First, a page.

The Awakening and The Reckoning (Darkest Powers #2 and #3) by Kelley Armstrong, published by HarperCollins in 2009 and 2010 respectively.
Source: the public library.
Chloe Saunders is not your average supernatural teenager. Genetically altered at birth by a sinister team of scientists, she can barely control her terrifying powers. Now the team that created her has decided it’s time to end the experiment. Permanently.
Now Chloe is running for her life along with a charming sorcerer, a troubled werewolf and a temperamental young witch. Together they have a chance for freedom – but can Chloe trust her new friends? (Goodreads)
Source: the public library.
Chloe Saunders is fifteen and would love to be normal. Unfortunately, Chloe happens to be a genetically engineered necromancer who can raise the dead without even trying. She and her equally gifted (or should that be ‘cursed’?) friends are now running for their lives from the evil corporation that created them.
As if that’s not enough, Chloe is struggling with her feelings for Simon, a sweet-tempered sorcerer, and his brother Derek, a not so sweet-tempered werewolf. And she has a horrible feeling she’s leaning towards the werewolf… (Goodreads)
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My rating (for both): 3/5
Attention: *spoilers* (I have to write this down as a policy, but I think that when this much time has passed – 4 years from the publication of the last instalment – the no-spoilers rule becomes obsolete.)
As optimistic as I was at the end of The Summoning (my review), the second and third instalment of The Darkest Powers trilogy left me with a profound feeling of meh. As good as the action was and as cute as Chloe and Derek were, I just didn’t feel involved enough to truly care.
I think the story and the characters had potential, as I’ve said before. I just think that these two parts should really be one, and the story should have been given a truer ending. I felt like there was another series coming (there is one, already out, apparently, but the synopses of the books seem to indicate it’s a whole different story in the same world? No Chloe and Derek, anyhow.) and that this was just a pit stop on the road. I don’t particularly care if the separate books in a series don’t end in a concluded manner – if the story just flows from one book to the other – especially if I’m reading a series where all the parts have already been published, but I’m very partial to a well-rounded ending of the series. I mean – doesn’t it make sense?
I did like the fact that Chloe didn’t go for the obvious choice of the cute, likeable sorcerer Simon, but rather fell for the much more complicated werewolf Derek. I always vote for the underdog (haha) and I feel there’s something inherently cool in having your love interest change into a furry beast once in a while. Especially if he’s sentient while in said beast body. Chloe still has that “Hell, I don’t need boys” attitude, though, and I think it’s important to note this, especially in the flood of dependent girls in the YA paranormal fantasy field. She thinks: “And so what? With everything that was going on, was I really feeling sorry for myself because a cute guy wasn’t interested in me ‘that way’? That made me worse than boring. It made me the silly twit Derek seemed to think I was.” The romance, when it develops, is cute and slow, as I think teenage romances often are.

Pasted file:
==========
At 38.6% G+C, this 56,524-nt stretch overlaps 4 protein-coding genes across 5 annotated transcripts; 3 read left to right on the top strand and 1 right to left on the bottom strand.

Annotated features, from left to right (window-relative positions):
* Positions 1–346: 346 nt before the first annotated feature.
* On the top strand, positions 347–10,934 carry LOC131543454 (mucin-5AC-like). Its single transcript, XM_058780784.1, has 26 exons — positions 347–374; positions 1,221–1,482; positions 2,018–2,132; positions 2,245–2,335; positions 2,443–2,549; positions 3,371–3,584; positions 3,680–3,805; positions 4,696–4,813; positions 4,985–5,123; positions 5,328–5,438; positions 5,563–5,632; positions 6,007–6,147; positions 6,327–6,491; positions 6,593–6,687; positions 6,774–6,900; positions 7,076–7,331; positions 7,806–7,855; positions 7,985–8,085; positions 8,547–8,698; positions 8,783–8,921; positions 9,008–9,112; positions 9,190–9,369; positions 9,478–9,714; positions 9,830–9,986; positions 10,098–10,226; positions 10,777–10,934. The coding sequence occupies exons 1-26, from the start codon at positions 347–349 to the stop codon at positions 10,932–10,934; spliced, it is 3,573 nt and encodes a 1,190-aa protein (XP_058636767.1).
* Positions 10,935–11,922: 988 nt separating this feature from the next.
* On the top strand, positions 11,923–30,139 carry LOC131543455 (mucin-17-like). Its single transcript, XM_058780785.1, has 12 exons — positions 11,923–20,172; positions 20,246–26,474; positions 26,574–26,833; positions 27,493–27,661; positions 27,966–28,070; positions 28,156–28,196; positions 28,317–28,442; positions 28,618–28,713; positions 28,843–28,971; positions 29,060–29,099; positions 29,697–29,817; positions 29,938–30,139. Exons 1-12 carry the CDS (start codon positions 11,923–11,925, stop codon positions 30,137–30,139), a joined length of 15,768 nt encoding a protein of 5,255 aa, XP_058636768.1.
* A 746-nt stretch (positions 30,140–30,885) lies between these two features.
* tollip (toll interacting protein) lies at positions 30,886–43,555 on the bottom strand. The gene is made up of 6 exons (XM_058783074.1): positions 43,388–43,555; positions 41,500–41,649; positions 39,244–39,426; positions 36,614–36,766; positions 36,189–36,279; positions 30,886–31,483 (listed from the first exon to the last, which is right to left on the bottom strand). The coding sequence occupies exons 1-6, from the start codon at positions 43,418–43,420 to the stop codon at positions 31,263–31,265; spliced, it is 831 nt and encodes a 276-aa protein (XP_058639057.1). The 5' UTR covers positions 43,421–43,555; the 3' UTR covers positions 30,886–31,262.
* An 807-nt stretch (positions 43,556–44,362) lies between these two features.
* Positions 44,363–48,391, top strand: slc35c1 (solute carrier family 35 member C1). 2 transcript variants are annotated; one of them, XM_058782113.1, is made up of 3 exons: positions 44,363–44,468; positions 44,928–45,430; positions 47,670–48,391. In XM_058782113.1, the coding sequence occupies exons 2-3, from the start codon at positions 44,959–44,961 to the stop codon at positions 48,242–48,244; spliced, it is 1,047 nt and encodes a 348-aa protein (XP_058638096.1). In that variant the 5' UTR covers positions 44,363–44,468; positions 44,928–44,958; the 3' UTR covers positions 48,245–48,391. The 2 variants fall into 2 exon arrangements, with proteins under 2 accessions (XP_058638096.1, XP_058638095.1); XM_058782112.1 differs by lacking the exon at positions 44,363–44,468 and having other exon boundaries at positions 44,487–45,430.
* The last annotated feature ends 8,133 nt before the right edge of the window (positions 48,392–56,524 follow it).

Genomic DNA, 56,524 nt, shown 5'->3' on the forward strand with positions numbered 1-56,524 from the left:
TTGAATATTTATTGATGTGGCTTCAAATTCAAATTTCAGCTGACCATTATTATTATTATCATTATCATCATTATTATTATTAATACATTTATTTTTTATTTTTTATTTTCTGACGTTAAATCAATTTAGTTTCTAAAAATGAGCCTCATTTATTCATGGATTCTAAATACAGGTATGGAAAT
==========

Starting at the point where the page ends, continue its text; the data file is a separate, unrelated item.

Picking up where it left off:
Chloe does grow in the story, and I enjoyed the parts where she rethinks her actions and learns from them: “Now, looking back at a life of doing what I was told, I realized I’d bought into the game. When adults patted me on the head and told me I was so grown-up, what they really meant was that they were glad I wasn’t grown-up enough yet to question, to fight back.” Armstrong also keeps the fresh attitude towards the developing human bodies of the characters, mentioning everything from sweating and non-existent breasts to “bodily needs” and toilets. I’m not saying the pages are full of poop and pubic hair, just that concerns of the body are such a large part of growing up that books that don’t mention them always seem faulty to me.
What bothered me a bit was Chloe fussing about going on a first date when she was *gasp* already fifteen years old – I had my first date when I was 17 and I always felt like such a loser when I read about pretty girls who bitched about not having been kissed before some predetermined age limit. Let’s all just accept that some people start early and some start late, but neither is necessarily good or bad.
I also feel that Armstrong opened a number of questions in the series that were left unanswered: Who the hell are Cabal? Where will these fugitives live? What will happen to other kids who were the subjects of other experimental programmes? Yeah. I miss the closure.
So did I enjoy reading the series? I did. I read the three parts in two days, I think, and they’re a fun and easy read. But I won’t say they’re brimming with literary innovation, nor is the series one of my all-time favourites. I wish Armstrong had made the ending different, but I’m sure that there are readers who thought it was just fine. I’d like to try another series of hers.